Conclusion

By the time it reaches the shore, it may become a towering wall of water 15 m (50 ft) high or more, capable of destroying entire coastal settlements. Tsunamis have erroneously been called tidal waves, but they have nothing to do with the diurnal pattern of high and low tides. Such waves, however, in combination with meteorological phenomena, can also sometimes be destructive and an example of this happened on a Caribbean island. Charlestown (St Kitts and Nevis), Nevis Island, St Kitts and Nevis, eastern Caribbean. Charlestown is the main settlement and port on Nevis Island and is situated on a bay on the western coast. The main industry in the area is sugar milling. Charlestown became the chief town on the island after Jamestown (the previous main settlement) was destroyed by a tidal wave in 1680. In the late 18th century Charlestown became a naval base and was almost destroyed by a fire in 1873. Notable buildings include Hamilton House, the birthplace of the 18th-century American statesman Alexander Hamilton, who was involved in drafting the Constitution of the United States, and the ruins of Montpelier Estate where Horatio Nelson was married. Population (1994) 1,411. By: Lowell Mason ...read more.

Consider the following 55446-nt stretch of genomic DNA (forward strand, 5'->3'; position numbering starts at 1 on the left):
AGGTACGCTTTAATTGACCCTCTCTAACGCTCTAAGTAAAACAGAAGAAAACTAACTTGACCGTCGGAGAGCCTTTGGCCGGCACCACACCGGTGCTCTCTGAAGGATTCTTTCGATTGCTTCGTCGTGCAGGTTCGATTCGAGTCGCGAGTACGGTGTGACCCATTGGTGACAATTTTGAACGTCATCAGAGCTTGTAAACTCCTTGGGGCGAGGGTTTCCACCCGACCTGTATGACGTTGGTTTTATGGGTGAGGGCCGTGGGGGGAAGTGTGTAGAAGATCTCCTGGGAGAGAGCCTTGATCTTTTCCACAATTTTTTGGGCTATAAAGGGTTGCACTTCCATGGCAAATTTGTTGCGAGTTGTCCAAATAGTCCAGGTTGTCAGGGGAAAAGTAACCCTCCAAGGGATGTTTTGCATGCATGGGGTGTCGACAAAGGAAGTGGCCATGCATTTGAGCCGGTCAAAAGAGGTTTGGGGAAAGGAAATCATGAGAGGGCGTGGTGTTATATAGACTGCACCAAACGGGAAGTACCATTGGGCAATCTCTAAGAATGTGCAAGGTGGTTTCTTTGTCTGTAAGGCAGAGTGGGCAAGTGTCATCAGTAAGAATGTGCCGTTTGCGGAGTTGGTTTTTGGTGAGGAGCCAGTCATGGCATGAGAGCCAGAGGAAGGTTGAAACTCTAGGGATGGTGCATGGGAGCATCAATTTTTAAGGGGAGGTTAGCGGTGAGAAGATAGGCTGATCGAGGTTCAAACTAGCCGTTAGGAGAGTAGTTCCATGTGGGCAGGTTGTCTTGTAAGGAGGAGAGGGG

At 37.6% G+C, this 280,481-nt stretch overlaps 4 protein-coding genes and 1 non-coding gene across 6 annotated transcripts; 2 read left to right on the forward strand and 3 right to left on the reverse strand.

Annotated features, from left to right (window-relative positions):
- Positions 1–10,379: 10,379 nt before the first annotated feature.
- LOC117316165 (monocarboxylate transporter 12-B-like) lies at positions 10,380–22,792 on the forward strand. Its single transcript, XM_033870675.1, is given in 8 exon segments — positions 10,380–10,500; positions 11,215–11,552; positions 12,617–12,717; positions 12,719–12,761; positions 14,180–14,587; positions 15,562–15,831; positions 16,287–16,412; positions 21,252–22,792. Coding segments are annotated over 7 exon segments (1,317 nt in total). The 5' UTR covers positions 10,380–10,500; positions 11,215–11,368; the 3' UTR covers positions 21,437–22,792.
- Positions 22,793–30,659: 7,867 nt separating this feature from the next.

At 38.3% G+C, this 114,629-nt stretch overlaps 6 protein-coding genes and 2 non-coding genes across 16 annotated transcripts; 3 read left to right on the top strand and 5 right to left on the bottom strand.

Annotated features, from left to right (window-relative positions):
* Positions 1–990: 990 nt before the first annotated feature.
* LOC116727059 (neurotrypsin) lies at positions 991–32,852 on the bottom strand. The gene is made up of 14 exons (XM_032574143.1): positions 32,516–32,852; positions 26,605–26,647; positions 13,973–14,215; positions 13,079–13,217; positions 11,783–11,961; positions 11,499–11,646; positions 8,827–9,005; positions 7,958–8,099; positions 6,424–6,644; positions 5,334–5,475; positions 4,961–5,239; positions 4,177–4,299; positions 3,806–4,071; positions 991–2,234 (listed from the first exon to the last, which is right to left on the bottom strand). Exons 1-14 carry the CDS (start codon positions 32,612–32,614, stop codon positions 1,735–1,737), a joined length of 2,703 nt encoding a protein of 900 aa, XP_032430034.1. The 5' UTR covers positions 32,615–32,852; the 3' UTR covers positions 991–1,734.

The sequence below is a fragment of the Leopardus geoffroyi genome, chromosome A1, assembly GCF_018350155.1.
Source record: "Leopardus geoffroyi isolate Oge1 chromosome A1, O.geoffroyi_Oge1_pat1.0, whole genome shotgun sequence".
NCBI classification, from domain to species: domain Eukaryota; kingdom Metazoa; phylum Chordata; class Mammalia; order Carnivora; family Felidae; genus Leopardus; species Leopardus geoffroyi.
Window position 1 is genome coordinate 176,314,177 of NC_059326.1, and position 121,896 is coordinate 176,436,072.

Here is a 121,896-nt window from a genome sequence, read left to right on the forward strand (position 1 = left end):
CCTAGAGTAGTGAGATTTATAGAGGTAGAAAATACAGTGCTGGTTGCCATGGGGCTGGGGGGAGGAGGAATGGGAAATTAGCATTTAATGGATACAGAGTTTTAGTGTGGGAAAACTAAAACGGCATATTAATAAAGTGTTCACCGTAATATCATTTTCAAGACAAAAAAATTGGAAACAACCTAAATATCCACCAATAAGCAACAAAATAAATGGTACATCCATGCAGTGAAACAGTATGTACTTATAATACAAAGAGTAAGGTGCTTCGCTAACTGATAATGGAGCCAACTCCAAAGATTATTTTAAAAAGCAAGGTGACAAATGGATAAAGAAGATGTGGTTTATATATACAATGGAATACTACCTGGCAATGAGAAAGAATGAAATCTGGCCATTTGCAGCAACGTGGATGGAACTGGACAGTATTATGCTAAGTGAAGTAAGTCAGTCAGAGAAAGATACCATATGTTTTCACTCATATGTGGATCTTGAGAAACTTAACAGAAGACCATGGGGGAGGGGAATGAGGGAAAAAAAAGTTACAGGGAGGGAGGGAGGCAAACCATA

The above preview is unformatted text

This student written piece of work is one of many that can be found in our AS and A Level Hazardous Environments section.

Found what you're looking for?

  • Start learning 29% faster today
  • 150,000+ documents available
  • Just £6.99 a month

Not the one? Search for your essay title...
  • Join over 1.2 million students every month
  • Accelerate your learning by 29%
  • Unlimited access from just £6.99 per month

See related essaysSee related essays

Related AS and A Level Hazardous Environments essays

  1. Marked by a teacher

    The number of fatalities that result from volcanic and seismic natural hazards is related ...

    4 star(s)

    There were also losses to agriculture as the fertile volcanic soils support a large amount. It has been estimated that only 77 deaths can be attributed to Mount Etna's past 190 eruptions and in the most recent eruptions there have been no fatalities.

  2. Mount St. Helens - Natural disasters.

    Seismologists also consulted with the US Geological Survey about the current earthquake activity. Over the next week, people were worried about earthquake-triggered avalanches would make the USFS to close the mountain above tree line. March 22 - A second earthquake larger than magnitude 4.0 occurred beneath Mount St.